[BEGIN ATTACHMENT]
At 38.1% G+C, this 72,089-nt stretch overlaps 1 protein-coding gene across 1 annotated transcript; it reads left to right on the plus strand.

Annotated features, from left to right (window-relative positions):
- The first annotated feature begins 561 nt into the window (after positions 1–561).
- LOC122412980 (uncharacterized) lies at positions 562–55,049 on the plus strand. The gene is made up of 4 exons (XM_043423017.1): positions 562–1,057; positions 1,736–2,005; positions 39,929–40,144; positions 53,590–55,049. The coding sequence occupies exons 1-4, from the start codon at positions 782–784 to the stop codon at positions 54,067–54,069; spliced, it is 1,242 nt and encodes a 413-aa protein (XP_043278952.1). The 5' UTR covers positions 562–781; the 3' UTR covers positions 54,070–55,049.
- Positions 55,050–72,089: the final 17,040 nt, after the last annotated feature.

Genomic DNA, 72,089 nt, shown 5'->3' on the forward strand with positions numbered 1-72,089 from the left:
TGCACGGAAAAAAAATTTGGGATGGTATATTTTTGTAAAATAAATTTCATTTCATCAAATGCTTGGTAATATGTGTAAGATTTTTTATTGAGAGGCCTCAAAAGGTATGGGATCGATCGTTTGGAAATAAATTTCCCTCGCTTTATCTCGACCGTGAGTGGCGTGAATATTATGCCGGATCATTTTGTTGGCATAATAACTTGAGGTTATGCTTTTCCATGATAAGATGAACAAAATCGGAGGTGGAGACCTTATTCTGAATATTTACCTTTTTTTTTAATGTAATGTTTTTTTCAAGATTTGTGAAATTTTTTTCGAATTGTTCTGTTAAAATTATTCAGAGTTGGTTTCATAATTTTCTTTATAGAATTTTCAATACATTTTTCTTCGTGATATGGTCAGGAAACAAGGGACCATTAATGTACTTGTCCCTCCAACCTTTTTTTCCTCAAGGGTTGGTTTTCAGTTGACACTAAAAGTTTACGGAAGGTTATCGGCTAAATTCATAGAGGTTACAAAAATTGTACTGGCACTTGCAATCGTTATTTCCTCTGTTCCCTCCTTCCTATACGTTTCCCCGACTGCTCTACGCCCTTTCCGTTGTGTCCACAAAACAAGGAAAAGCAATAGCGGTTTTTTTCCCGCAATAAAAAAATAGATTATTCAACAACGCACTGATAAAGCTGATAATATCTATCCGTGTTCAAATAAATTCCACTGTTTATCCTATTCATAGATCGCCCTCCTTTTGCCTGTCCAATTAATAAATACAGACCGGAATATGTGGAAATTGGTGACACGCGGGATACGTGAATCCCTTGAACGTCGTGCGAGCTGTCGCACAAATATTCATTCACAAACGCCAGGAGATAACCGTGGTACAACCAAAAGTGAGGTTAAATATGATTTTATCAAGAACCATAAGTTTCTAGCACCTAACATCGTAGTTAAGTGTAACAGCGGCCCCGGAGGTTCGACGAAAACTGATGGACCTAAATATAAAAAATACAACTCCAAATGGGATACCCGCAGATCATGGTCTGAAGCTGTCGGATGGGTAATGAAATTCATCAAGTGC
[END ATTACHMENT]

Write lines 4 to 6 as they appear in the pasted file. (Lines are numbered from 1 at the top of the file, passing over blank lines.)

- LOC122412980 (uncharacterized) lies at positions 562–55,049 on the plus strand. The gene is made up of 4 exons (XM_043423017.1): positions 562–1,057; positions 1,736–2,005; positions 39,929–40,144; positions 53,590–55,049. The coding sequence occupies exons 1-4, from the start codon at positions 782–784 to the stop codon at positions 54,067–54,069; spliced, it is 1,242 nt and encodes a 413-aa protein (XP_043278952.1). The 5' UTR covers positions 562–781; the 3' UTR covers positions 54,070–55,049.
- Positions 55,050–72,089: the final 17,040 nt, after the last annotated feature.

Genomic DNA, 72,089 nt, shown 5'->3' on the forward strand with positions numbered 1-72,089 from the left: